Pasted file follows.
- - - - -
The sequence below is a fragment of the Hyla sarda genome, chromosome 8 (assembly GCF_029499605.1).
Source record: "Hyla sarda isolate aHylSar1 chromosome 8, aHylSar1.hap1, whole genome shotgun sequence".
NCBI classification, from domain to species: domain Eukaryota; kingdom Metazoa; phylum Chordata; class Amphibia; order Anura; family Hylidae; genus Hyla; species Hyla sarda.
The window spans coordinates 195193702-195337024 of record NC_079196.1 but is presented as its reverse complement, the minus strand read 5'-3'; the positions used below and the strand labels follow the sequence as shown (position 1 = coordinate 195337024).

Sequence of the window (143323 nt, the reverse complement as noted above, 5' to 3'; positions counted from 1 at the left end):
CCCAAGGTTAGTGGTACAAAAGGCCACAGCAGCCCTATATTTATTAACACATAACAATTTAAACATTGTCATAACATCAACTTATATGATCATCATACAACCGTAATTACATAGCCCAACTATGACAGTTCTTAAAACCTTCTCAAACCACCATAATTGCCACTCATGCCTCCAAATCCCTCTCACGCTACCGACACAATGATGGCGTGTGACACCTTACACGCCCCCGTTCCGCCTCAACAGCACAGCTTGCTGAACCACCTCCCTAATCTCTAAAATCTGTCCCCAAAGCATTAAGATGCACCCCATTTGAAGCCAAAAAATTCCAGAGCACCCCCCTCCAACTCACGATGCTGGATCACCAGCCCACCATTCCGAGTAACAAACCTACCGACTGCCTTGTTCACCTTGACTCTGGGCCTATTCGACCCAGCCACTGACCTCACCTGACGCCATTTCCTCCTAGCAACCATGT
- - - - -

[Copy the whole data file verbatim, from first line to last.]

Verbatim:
The sequence below is a fragment of the Hyla sarda genome, chromosome 8 (assembly GCF_029499605.1).
Source record: "Hyla sarda isolate aHylSar1 chromosome 8, aHylSar1.hap1, whole genome shotgun sequence".
NCBI classification, from domain to species: domain Eukaryota; kingdom Metazoa; phylum Chordata; class Amphibia; order Anura; family Hylidae; genus Hyla; species Hyla sarda.
The window spans coordinates 195193702-195337024 of record NC_079196.1 but is presented as its reverse complement, the minus strand read 5'-3'; the positions used below and the strand labels follow the sequence as shown (position 1 = coordinate 195337024).

Sequence of the window (143323 nt, the reverse complement as noted above, 5' to 3'; positions counted from 1 at the left end):
CCCAAGGTTAGTGGTACAAAAGGCCACAGCAGCCCTATATTTATTAACACATAACAATTTAAACATTGTCATAACATCAACTTATATGATCATCATACAACCGTAATTACATAGCCCAACTATGACAGTTCTTAAAACCTTCTCAAACCACCATAATTGCCACTCATGCCTCCAAATCCCTCTCACGCTACCGACACAATGATGGCGTGTGACACCTTACACGCCCCCGTTCCGCCTCAACAGCACAGCTTGCTGAACCACCTCCCTAATCTCTAAAATCTGTCCCCAAAGCATTAAGATGCACCCCATTTGAAGCCAAAAAATTCCAGAGCACCCCCCTCCAACTCACGATGCTGGATCACCAGCCCACCATTCCGAGTAACAAACCTACCGACTGCCTTGTTCACCTTGACTCTGGGCCTATTCGACCCAGCCACTGACCTCACCTGACGCCATTTCCTCCTAGCAACCATGT